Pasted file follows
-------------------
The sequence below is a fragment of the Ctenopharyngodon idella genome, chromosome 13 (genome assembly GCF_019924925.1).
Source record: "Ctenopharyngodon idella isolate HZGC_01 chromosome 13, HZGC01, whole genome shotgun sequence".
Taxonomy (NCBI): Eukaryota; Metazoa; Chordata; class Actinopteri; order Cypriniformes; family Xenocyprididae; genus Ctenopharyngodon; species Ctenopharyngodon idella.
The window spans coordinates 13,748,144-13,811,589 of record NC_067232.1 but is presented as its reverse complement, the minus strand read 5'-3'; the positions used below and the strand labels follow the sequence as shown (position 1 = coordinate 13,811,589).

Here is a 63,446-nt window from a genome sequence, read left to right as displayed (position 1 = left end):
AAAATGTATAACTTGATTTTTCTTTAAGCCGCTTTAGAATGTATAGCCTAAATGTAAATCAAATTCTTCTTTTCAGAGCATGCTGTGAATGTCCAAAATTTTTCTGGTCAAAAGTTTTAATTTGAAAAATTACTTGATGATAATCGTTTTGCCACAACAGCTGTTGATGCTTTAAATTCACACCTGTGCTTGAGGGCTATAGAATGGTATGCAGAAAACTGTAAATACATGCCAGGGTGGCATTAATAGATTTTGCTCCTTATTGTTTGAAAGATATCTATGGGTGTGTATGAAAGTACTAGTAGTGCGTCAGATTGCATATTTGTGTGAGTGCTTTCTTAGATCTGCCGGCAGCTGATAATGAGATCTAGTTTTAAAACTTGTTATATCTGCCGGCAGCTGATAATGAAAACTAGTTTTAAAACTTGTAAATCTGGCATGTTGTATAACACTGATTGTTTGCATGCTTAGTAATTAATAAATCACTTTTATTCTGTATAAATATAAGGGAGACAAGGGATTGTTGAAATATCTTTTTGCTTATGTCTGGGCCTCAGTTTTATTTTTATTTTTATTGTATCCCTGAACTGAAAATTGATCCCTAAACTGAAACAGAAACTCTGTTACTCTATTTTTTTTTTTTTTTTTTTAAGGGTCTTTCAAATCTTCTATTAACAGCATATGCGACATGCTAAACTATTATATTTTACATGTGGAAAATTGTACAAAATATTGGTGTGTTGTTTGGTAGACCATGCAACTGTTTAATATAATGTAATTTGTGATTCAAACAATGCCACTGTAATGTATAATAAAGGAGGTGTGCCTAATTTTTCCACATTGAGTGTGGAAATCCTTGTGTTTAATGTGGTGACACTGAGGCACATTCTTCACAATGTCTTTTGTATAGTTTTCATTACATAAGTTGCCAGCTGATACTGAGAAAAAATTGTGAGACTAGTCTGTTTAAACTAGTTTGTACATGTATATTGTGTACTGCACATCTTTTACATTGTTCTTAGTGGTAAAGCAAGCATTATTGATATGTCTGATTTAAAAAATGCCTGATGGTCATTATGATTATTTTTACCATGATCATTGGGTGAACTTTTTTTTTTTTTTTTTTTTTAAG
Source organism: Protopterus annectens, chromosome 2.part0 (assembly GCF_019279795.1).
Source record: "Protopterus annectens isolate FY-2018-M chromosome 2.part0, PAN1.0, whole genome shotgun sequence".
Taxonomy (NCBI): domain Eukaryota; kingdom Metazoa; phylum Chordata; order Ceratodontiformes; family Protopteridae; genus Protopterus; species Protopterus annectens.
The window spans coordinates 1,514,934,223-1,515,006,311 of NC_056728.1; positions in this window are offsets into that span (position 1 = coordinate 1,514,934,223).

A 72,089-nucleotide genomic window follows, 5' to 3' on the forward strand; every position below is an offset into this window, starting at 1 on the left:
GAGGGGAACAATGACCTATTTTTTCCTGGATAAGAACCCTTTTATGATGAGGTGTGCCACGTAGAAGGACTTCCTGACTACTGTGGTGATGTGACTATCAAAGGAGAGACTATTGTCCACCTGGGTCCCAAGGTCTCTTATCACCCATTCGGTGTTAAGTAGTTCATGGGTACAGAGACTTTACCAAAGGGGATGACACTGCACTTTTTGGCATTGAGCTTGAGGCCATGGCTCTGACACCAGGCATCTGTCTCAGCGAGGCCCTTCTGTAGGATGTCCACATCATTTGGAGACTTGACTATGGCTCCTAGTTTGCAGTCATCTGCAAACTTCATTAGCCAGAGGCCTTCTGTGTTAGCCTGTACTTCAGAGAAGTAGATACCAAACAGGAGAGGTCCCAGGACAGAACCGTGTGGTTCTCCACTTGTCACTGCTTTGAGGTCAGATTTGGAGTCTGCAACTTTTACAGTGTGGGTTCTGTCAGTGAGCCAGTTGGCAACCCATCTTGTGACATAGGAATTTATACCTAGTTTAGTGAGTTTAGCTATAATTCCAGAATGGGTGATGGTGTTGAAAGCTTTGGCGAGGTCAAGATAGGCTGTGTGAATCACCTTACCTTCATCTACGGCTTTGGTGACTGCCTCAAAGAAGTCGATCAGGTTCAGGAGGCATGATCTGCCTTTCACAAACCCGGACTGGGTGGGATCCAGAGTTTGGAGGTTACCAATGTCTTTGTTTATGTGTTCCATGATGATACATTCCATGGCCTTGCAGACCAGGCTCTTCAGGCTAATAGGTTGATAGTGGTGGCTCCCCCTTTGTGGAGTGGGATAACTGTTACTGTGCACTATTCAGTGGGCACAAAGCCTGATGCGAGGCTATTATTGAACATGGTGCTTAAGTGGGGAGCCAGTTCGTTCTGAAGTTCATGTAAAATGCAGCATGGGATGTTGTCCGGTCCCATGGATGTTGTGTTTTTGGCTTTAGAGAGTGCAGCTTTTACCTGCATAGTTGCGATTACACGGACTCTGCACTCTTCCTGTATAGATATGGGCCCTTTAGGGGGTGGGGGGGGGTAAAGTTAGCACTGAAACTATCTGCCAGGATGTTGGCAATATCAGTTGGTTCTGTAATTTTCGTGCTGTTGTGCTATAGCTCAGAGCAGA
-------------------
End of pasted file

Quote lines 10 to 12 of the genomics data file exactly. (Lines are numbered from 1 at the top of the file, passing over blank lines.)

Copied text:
The window spans coordinates 1,514,934,223-1,515,006,311 of NC_056728.1; positions in this window are offsets into that span (position 1 = coordinate 1,514,934,223).

A 72,089-nucleotide genomic window follows, 5' to 3' on the forward strand; every position below is an offset into this window, starting at 1 on the left:
GAGGGGAACAATGACCTATTTTTTCCTGGATAAGAACCCTTTTATGATGAGGTGTGCCACGTAGAAGGACTTCCTGACTACTGTGGTGATGTGACTATCAAAGGAGAGACTATTGTCCACCTGGGTCCCAAGGTCTCTTATCACCCATTCGGTGTTAAGTAGTTCATGGGTACAGAGACTTTACCAAAGGGGATGACACTGCACTTTTTGGCATTGAGCTTGAGGCCATGGCTCTGACACCAGGCATCTGTCTCAGCGAGGCCCTTCTGTAGGATGTCCACATCATTTGGAGACTTGACTATGGCTCCTAGTTTGCAGTCATCTGCAAACTTCATTAGCCAGAGGCCTTCTGTGTTAGCCTGTACTTCAGAGAAGTAGATACCAAACAGGAGAGGTCCCAGGACAGAACCGTGTGGTTCTCCACTTGTCACTGCTTTGAGGTCAGATTTGGAGTCTGCAACTTTTACAGTGTGGGTTCTGTCAGTGAGCCAGTTGGCAACCCATCTTGTGACATAGGAATTTATACCTAGTTTAGTGAGTTTAGCTATAATTCCAGAATGGGTGATGGTGTTGAAAGCTTTGGCGAGGTCAAGATAGGCTGTGTGAATCACCTTACCTTCATCTACGGCTTTGGTGACTGCCTCAAAGAAGTCGATCAGGTTCAGGAGGCATGATCTGCCTTTCACAAACCCGGACTGGGTGGGATCCAGAGTTTGGAGGTTACCAATGTCTTTGTTTATGTGTTCCATGATGATACATTCCATGGCCTTGCAGACCAGGCTCTTCAGGCTAATAGGTTGATAGTGGTGGCTCCCCCTTTGTGGAGTGGGATAACTGTTACTGTGCACTATTCAGTGGGCACAAAGCCTGATGCGAGGCTATTATTGAACATGGTGCTTAAGTGGGGAGCCAGTTCGTTCTGAAGTTCATGTAAAATGCAGCATGGGATGTTGTCCGGTCCCATGGATGTTGTGTTTTTGGCTTTAGAGAGTGCAGCTTTTACCTGCATAGTTGCGATTACACGGACTCTGCACTCTTCCTGTATAGATATGGGCCCTTTAGGGGGTGGGGGGGGGTAAAGTTAGCACTGAAACTATCTGCCAGGATGTTGGCAATATCAGTTGGTTCTGTAATTTTCGTGCTGTTGTGCTATAGCTCAGAGCAGA